Deconstructing the Gender-Equality Paradox in STEM, Part II

In the previous post, I detailed some issues that could help explain in part the gender-equality STEM paradox.

Recap

These can be summarized as follows:

  1.  The Global Gender Gap Index (GGGI) measures gaps not levels. It is thus a relative indicator that takes stock of the gender gap regardless of the level or depth of development.
  2. The four GGGI subindices cannot be larger than 1. Thus, the GGGI does not factor-in cases where women are ahead of men. This is related to the previous point: the aim is to measure gender gaps, not gender levels.
  3. As of 2015, UNESCO STEM data is only available for 59 of the 144 countries included in GGGI. That is, almost 60% of the states are missing in the analysis of the gender-equality STEM paradox. Many low-income and lower-middle income countries

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Deconstructing the Gender-Equality Paradox in STEM

A paper on the subject published a couple of weeks ago in the academic journal Psychological Science attracted plenty of attention thanks to some of its surprising conclusions.1 The paper is behind a paywall. Its main finding is that, contrary to all expectations, there is an inverse relation between gender equality and the number of women that graduate in Science, Technology, Engineering and Science (STEM). That is, higher gender-equality is correlated to lower female graduation rates in STEM. And vice-versa. How can this be?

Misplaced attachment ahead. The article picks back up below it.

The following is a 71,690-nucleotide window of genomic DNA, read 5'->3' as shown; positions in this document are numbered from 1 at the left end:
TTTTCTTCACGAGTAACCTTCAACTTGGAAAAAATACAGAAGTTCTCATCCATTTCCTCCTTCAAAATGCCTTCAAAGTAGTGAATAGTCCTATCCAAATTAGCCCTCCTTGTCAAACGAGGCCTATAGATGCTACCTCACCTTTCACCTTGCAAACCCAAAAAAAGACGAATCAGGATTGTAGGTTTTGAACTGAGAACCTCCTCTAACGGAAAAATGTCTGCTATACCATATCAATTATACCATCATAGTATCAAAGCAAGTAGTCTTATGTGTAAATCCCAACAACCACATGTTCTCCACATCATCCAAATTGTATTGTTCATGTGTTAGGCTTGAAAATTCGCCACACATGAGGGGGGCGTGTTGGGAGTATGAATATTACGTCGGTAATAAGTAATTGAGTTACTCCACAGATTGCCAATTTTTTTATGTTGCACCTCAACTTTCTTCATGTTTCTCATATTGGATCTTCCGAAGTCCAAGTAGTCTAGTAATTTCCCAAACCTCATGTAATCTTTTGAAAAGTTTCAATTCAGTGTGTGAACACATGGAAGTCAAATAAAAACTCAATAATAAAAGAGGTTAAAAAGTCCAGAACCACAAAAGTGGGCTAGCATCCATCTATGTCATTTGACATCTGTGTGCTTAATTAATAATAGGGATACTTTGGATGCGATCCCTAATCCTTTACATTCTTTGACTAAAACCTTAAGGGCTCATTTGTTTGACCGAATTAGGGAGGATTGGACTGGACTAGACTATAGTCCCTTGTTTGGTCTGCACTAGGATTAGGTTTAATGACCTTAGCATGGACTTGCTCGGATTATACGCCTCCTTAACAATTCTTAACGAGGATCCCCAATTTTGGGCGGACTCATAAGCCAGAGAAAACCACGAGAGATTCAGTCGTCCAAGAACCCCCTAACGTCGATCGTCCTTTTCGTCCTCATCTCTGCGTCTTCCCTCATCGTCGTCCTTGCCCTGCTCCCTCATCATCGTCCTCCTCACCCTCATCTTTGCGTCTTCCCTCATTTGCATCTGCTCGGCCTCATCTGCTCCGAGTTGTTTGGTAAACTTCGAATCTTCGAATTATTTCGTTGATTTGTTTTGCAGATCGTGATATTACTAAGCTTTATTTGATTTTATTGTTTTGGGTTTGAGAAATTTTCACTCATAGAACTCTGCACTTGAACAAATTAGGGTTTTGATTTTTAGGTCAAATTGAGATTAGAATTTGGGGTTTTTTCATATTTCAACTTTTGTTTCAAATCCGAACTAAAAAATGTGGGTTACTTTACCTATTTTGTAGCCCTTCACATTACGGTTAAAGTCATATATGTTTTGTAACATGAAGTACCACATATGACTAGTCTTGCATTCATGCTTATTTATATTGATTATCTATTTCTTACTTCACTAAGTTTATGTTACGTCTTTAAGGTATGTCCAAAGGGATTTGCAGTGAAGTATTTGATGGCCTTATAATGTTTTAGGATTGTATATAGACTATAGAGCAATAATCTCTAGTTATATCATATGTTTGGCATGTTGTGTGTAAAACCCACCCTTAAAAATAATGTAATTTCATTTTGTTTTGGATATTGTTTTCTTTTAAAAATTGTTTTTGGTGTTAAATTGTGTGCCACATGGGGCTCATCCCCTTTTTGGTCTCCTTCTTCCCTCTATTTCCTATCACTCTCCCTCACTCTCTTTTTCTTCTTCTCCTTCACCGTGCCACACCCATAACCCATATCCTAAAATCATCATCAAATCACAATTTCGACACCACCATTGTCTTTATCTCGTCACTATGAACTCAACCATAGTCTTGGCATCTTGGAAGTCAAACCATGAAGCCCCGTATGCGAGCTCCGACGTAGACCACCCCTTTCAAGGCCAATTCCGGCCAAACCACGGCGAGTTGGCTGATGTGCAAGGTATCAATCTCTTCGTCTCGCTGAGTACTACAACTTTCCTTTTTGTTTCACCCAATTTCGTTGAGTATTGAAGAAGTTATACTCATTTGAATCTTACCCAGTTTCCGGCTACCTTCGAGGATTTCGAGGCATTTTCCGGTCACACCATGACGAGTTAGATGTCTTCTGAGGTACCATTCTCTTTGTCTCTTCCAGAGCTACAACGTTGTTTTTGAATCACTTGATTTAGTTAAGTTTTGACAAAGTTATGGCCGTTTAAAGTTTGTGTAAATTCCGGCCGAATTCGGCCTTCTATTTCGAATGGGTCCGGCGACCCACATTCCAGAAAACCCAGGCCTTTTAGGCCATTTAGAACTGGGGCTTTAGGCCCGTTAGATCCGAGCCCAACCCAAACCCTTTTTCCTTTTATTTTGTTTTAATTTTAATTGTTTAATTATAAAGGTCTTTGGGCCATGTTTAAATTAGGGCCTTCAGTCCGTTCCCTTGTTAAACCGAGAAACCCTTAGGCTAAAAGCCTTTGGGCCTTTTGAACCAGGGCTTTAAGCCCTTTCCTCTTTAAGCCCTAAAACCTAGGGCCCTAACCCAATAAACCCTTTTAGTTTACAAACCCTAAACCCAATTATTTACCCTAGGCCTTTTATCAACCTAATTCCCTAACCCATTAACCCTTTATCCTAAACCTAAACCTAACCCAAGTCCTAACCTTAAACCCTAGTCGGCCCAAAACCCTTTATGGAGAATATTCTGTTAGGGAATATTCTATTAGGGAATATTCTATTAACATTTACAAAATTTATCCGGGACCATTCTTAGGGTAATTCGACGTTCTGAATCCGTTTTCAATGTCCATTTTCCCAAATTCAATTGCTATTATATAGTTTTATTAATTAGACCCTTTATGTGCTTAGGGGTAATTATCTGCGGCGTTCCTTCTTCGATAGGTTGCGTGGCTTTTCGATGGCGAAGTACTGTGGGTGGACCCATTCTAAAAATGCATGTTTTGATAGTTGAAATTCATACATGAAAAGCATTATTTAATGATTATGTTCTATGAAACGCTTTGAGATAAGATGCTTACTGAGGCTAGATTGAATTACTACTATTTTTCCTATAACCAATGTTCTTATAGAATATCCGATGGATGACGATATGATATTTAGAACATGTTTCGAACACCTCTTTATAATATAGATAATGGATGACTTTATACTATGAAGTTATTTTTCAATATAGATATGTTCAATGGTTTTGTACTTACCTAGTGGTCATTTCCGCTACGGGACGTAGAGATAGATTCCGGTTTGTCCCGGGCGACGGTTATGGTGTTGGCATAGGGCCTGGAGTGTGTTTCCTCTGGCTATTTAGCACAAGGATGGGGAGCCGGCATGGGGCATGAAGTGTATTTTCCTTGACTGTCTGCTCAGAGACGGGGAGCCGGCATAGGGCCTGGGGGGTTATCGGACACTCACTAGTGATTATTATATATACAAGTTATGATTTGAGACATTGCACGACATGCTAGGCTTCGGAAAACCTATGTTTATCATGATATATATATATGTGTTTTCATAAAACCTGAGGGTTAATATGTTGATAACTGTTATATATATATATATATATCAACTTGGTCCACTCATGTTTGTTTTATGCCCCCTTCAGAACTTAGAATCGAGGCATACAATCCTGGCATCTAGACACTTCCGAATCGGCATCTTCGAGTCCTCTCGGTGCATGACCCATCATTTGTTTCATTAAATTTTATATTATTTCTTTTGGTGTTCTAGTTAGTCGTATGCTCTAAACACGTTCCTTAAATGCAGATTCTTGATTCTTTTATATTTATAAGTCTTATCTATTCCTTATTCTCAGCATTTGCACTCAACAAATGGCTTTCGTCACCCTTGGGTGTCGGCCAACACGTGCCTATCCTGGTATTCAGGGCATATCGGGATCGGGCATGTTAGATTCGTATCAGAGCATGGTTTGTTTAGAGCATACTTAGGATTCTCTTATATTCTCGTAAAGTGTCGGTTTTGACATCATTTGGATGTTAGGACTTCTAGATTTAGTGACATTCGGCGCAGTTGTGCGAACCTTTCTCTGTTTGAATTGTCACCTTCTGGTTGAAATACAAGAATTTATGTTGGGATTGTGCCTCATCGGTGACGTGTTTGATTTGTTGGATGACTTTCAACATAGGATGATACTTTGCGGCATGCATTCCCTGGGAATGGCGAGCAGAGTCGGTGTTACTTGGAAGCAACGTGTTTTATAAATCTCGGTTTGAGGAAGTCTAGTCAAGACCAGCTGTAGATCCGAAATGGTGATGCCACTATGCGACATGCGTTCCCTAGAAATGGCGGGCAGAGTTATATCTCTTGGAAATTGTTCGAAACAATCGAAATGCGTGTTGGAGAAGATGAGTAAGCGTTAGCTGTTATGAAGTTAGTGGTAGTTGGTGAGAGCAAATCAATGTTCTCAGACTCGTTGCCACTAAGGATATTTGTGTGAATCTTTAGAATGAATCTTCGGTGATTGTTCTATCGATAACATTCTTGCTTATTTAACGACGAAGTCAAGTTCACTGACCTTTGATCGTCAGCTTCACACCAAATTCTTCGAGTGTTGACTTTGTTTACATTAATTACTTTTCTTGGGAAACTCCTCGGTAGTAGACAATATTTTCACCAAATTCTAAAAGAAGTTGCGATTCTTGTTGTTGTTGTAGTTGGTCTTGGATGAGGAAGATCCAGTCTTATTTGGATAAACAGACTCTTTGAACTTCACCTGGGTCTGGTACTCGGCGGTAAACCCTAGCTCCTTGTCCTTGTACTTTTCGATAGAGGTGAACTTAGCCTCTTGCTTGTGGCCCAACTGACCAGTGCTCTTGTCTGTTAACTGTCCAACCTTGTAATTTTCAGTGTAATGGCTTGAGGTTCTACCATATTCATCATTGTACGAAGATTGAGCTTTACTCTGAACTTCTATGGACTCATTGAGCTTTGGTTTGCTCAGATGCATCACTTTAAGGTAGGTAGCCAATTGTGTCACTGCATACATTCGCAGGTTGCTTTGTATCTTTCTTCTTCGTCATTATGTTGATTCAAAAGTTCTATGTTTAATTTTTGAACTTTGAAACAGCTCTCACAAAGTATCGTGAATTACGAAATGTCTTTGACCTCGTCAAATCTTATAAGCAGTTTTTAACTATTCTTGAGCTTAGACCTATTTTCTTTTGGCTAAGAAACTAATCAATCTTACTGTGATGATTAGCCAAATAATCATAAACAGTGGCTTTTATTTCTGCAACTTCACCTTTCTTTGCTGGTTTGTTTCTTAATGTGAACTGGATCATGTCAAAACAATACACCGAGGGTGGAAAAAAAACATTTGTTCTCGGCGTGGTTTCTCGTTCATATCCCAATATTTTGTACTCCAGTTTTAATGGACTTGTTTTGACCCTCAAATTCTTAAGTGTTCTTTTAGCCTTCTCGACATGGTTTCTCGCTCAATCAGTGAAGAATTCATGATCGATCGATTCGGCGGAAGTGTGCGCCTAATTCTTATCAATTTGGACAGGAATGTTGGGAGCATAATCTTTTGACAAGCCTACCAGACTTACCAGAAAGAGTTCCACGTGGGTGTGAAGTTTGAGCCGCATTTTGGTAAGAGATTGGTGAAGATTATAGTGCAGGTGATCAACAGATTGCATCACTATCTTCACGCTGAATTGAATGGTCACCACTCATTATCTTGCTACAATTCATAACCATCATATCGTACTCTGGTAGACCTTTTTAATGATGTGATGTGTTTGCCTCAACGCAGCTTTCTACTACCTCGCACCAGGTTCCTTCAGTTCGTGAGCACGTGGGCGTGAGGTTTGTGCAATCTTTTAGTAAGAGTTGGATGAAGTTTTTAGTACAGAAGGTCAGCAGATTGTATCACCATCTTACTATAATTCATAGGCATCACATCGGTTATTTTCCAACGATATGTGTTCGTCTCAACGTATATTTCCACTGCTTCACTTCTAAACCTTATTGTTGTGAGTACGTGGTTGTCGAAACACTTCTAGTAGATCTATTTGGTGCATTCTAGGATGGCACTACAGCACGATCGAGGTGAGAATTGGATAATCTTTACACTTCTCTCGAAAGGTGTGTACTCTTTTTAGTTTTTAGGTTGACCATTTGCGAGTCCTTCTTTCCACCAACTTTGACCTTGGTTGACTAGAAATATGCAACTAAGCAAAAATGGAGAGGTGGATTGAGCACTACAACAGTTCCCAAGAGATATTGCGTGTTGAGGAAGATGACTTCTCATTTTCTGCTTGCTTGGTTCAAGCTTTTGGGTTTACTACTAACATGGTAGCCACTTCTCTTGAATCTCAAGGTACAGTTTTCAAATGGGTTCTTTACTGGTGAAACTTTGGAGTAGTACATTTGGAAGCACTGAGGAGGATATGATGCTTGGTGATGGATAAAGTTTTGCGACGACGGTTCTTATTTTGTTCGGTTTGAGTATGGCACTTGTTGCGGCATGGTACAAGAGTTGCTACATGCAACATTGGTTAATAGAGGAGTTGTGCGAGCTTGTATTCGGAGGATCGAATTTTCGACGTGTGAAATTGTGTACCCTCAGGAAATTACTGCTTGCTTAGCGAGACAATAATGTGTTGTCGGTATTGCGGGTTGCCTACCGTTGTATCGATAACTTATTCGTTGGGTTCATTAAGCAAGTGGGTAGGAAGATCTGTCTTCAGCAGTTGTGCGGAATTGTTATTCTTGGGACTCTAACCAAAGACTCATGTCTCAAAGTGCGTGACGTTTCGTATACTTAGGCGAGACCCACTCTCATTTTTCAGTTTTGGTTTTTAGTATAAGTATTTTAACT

In this post, I will explore the issue in more detail. First, I take a quick glance at the data used by the researchers. I then explore some of the nuances of the WEF’s Global Gender Gap Index (GGGI) used to measure gender equality. I conclude with some possible

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Endnotes   [ + ]

1. The paper is behind a paywall.

Women, empowerment and new technologies

IWDYesterday we celebrated the International Women’s Day (IWD) for the 108th time.  The celebration  first took place in 1908 in New York CIty. Back then it was called the International Working Women’s Day (IWWD), first organized by the Socialist Party  of the US. At some point in time, the additional W dropped and the event became a celebration of all women.

Fast forward to 2015. Although significant progress has been made since, women still face many issues and challenges that must be properly addressed to achieve gender equality, One of the areas that seems to be falling behind is women’s political and policy-making participation. How can women be empowered in this regard? And what is the role of new Information and Communication Technologies here ?

We know that by the end of 2014 global

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